Our collective misunderstanding of the meaning of “democracy,” with what meaning remains in the word, will only strip it of all descriptive power and make it all the more certain that such mistakes will be made. The twenty-first century is sure to be ripe with them.


*From The Rubaiyat of Omar Khayyam:

Myself when young did eagerly frequent 
Doctor and Saint, and heard great argument 
About it and about: but evermore 
Came out by the same door where in I went. 

Written by M. James

September 5, 2013 at 3:31 am

Posted in History, Politics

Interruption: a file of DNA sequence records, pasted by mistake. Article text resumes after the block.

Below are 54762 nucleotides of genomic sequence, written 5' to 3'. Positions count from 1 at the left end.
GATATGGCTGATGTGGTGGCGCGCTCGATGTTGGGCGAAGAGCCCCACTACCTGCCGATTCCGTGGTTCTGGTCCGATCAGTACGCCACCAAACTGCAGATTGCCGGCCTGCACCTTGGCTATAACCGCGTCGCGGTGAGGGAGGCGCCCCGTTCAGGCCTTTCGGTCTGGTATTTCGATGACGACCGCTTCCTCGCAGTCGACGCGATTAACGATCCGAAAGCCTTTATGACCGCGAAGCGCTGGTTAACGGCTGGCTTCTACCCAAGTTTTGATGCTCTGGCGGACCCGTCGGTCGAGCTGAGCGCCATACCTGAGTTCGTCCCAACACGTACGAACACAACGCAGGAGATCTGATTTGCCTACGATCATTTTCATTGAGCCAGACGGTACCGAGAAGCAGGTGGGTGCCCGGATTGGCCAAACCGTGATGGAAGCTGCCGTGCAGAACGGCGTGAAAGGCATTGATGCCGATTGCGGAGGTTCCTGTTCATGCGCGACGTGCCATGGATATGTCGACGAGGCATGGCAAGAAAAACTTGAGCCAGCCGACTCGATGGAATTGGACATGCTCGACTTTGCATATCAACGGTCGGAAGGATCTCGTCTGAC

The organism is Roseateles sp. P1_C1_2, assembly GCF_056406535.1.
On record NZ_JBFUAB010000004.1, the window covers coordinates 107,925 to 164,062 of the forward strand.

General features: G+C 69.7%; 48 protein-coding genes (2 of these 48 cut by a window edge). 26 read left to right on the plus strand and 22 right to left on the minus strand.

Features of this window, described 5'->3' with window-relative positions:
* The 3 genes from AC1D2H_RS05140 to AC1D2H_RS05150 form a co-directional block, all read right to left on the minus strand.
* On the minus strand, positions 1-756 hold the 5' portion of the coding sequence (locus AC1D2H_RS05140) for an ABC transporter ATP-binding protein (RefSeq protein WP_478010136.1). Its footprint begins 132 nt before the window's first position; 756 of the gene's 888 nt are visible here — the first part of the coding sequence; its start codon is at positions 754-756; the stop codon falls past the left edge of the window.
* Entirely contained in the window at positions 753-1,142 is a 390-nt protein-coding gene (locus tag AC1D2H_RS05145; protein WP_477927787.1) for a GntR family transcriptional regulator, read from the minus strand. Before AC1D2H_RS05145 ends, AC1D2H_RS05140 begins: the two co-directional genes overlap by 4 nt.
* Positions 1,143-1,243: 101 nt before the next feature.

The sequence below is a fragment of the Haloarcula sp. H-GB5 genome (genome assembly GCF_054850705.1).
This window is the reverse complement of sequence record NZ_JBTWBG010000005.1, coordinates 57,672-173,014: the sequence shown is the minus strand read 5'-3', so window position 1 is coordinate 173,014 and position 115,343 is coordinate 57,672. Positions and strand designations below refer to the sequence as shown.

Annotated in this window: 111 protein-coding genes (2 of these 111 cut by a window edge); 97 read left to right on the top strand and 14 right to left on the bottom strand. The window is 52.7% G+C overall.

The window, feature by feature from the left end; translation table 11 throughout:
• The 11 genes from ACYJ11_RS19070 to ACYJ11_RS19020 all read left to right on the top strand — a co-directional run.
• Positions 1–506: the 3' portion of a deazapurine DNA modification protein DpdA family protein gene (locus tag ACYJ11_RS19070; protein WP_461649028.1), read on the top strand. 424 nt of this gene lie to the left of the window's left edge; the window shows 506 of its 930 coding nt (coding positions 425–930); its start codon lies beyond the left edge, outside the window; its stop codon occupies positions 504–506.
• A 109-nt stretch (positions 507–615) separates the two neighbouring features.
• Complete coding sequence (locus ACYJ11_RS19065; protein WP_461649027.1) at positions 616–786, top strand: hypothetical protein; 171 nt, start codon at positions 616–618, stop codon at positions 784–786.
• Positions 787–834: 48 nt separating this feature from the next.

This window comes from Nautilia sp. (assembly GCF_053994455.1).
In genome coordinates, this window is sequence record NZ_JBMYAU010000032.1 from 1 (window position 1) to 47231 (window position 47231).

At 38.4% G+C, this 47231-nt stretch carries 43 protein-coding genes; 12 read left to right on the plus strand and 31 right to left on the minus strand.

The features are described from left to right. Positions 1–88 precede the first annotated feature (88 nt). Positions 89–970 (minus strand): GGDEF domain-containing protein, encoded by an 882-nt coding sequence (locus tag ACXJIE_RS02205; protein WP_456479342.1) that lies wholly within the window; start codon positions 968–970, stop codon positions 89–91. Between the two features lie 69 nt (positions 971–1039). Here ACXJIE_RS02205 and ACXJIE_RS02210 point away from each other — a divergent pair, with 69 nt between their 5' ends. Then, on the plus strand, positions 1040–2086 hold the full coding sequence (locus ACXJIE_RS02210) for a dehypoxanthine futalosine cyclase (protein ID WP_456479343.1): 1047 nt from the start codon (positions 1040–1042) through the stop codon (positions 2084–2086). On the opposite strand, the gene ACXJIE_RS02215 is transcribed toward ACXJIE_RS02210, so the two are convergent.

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Paved with good intentions

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Having previously made the point that the interests of many states converge in Syria, here’s a bit of timely, yet timeless, wisdom from Paul Johnson’s Modern Times (p. 14):

It is commonplace that men are excessively ruthless and cruel not as a rule out of avowed malice but from outraged righteousness. How much more is this true of legally constituted states, invested with all the seeming moral authority of parliaments and congresses and courts of justice! The destructive capacity of the individual, however vicious, is small; of the state, however well-intentioned, almost limitless. Expand the state and that destructive capacity necessarily expands too, pari passu.


Written by M. James

August 24, 2013 at 3:16 pm